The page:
By Dave Moller
Nobody would murder their wife on the family farm, stick her in a septic tank and then later give friends free access to roam the land and police to search it, according to the defense argument for Douglas J. Howery. An Audrain County jury didn’t believe that and on Thursday, Nov. 29 found Howery, 60, of Springfield, guilty of first degree murder in the 1992 slaying of Betty Ann Howery on their Annada farm. The jury deliberated for just over five hours.
Howery now faces sentencing on Monday, Feb. 4, but Audrain County Judge Keith Sutherland is bound by law to sentence him to life without parole, according to 45th Judicial District (public) Defender Tom Crocco.
The case was shifted to Sutherland’s 12th Judicial Circuit on a change of venue from the Pike and Lincoln County 45th Judicial District. Crocco is the lead public defender for the 45th District.
The change of venue is common in high-profile murder cases to get an impartial jury.
“We’ll file a motion for a new trial and if it’s denied, we’ll appeal the verdict,” Crocco said Monday, Dec. 3.
Pike County prosecutor Mark Fisher took a methodic approach to the four-day trial to earn the conviction.
“Our theory has always been that he definitely had motive,” Fisher said while awaiting the verdict in the courthouse in Mexico. “He was the only person who knew where the septic tank was. He was the last person to see her and had a girlfriend who was two months pregnant,” when Betty Howery disappeared Feb. 20, 1992.
On Feb. 21, 1992, Howery called his wife’s employer “and said she’d be taking a vacation,” Fisher said.
He then cleaned out their St. Charles apartment within eight days although there was still a month left on the lease.
The Howerys were living in St. Charles because the house on their Annada farm had burned down, Fisher said. They also received $214,000 in an insurance settlement over the blaze.
When Howery moved out of the St. Charles residence, he took all of his wife’s belongings with him.
“He knew she wasn’t coming back,” Fisher said.
Howery then leased a house in the St. Louis area for he and his girlfriend.
Before Betty Ann Howery’s disappearance, Douglas Howery’s business partner confronted him about his girlfriend, Fisher said. The partner said he had been receiving phone calls from Mrs. Howery about the girlfriend and would no longer cover for Howery.
“The day after she disappeared, he told the business partner he wouldn’t have to worry about Betty anymore,” Fisher said.
“The defendant claimed they had an argument” and that Betty Howery told him to leave her at the Annada farm.
“He said he did and had no idea where she went,” Fisher said.
On Jan. 11, 1993, Howery withdrew $100,000 from their bank account and bought property for $70,000. The other $30,000 was never accounted for, the prosecutor said.
Years passed and Howery eventually moved to Springfield and married a third time. He sold the Annada farm and in 2008, the case literally broke open.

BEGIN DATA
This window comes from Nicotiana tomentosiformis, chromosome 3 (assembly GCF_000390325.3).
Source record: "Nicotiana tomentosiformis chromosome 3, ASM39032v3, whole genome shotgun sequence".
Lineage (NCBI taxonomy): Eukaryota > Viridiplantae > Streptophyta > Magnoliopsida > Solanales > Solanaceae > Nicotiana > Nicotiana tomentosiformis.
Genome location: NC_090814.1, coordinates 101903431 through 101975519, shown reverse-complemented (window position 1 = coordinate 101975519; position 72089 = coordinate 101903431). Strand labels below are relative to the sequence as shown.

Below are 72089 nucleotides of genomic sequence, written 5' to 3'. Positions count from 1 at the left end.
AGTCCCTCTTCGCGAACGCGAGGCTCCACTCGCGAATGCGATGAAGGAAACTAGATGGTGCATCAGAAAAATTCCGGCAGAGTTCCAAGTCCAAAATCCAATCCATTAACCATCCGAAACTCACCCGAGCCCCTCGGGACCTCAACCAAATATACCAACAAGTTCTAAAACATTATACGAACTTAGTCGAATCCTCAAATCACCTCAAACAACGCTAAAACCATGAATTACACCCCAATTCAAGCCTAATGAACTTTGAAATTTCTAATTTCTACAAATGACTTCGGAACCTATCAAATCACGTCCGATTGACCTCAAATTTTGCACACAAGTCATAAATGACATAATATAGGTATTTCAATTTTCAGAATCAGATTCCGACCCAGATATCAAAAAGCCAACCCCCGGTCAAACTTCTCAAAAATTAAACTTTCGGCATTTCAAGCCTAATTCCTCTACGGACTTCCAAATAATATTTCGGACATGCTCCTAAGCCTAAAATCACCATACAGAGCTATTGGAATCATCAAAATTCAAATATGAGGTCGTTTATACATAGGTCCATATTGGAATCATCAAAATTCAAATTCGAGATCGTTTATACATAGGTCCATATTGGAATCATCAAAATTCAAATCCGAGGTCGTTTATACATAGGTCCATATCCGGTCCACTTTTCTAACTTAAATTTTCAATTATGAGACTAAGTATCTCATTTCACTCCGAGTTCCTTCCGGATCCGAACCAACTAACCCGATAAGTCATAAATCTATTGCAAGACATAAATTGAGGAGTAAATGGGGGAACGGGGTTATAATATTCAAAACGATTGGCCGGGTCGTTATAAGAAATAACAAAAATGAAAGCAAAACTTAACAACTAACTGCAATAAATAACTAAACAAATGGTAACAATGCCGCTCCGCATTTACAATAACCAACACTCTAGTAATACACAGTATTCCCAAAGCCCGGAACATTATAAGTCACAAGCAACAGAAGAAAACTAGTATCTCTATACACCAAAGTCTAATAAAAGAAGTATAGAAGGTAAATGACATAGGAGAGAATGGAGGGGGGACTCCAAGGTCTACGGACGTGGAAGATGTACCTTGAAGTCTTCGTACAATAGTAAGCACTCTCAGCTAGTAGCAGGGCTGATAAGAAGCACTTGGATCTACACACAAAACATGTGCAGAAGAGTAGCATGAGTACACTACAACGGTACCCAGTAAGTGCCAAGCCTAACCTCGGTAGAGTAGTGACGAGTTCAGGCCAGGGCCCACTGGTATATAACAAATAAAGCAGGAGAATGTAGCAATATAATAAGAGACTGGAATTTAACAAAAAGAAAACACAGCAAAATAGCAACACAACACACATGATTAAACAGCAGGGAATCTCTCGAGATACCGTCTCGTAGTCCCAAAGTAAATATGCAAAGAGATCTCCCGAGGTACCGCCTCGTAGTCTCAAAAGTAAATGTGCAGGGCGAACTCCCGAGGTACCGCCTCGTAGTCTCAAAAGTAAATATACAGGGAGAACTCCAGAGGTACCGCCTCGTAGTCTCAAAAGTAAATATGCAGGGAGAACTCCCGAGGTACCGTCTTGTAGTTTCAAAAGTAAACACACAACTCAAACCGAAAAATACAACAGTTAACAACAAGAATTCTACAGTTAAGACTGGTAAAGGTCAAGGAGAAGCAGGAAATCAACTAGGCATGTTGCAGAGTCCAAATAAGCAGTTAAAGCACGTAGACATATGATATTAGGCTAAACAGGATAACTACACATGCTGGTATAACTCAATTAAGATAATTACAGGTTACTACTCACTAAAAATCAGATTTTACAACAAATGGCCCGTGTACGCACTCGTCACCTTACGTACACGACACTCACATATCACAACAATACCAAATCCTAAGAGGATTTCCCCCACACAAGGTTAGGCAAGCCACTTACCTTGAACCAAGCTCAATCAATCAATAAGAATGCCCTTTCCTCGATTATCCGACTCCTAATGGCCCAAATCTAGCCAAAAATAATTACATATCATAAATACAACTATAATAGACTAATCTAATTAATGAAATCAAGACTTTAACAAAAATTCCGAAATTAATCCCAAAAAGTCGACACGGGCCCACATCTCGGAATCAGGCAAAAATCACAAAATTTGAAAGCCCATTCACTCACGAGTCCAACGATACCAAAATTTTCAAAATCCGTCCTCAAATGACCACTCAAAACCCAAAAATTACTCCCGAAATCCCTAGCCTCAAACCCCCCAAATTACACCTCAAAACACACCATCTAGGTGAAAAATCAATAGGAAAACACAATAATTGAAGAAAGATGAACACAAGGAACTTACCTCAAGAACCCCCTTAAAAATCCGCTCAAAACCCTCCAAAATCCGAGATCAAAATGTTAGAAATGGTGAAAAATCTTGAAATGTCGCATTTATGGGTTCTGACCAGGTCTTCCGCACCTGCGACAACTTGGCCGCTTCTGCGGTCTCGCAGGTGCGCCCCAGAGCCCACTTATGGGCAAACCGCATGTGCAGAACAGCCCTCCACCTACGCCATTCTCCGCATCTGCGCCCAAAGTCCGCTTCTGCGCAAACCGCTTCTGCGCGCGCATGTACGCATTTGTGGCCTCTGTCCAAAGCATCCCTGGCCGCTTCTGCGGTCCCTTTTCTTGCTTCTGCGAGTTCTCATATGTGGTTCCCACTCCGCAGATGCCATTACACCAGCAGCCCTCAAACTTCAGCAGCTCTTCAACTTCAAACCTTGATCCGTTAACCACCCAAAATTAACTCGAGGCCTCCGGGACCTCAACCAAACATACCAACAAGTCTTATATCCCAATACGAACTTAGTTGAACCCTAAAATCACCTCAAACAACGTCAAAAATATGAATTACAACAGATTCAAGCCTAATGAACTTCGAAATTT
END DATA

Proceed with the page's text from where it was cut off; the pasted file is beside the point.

The septic tank
On Oct. 12, 2008, the new owners of the Annada farm dug up the septic tank on the property. As they pulled the tank from the ground with a large piece of equipment, it broke into pieces, Fisher said.
The equipment operator also realized he had broken some teeth off the front of his bucket and ordered a laborer to go down into the muck to find them.
“When he was looking for the teeth, he found human bones,” Fisher said.
Then Pike County Sheriff Jim Wells was called to the scene and he quickly contacted the Missouri State Highway Patrol and the FBI.
The FBI Evidence Response Team extracted the remains and “found a necklace pendant of hers and a derringer,” Fisher said.
DNA from Betty Howery’s son, Matt Higginbotham, now of O’Fallon, confirmed that the discovered bones were his mother’s.
An anthropologist found trauma to Betty Ann Howery’s skull as did St. Louis County Medical Examiner Mary Case.
Case said there were four to five fractures to Mrs. Howery’s skull at her time of death, Fisher said. She testified at the trial that the damage could have been caused by a gunshot or blunt force trauma.
There was also some evidence introduced at the trial from family members of “physical altercations,” between the Howery’s, Fisher said.
A warrant was issued for Douglas Howery’s arrest and he was picked up in Springfield on May 7, 2009. He has been in the Pike County Jail ever since.
Crocco said he based his case on the state not being able to prove the crime beyond reasonable doubt.
“There was no evidence that directly connected Mr. Howery to his wife,” Crocco said. “He was always up front and honest with police and gave free access to the property (in Annada) for searches.
After Mrs. Howery disappeared, Douglas Howery allowed a friend to stay on the Annada farm, Crocco said. That person wanted to build a duck pond right up next to the septic tank and Mr. Howery had no objections.
“No one who had control over the land and a body would do that,” Crocco reasoned. “All of his acts were of someone who did not know there was a body there.
“Doug has no idea what happened to his wife after she left and he didn’t know she was in the septic tank.”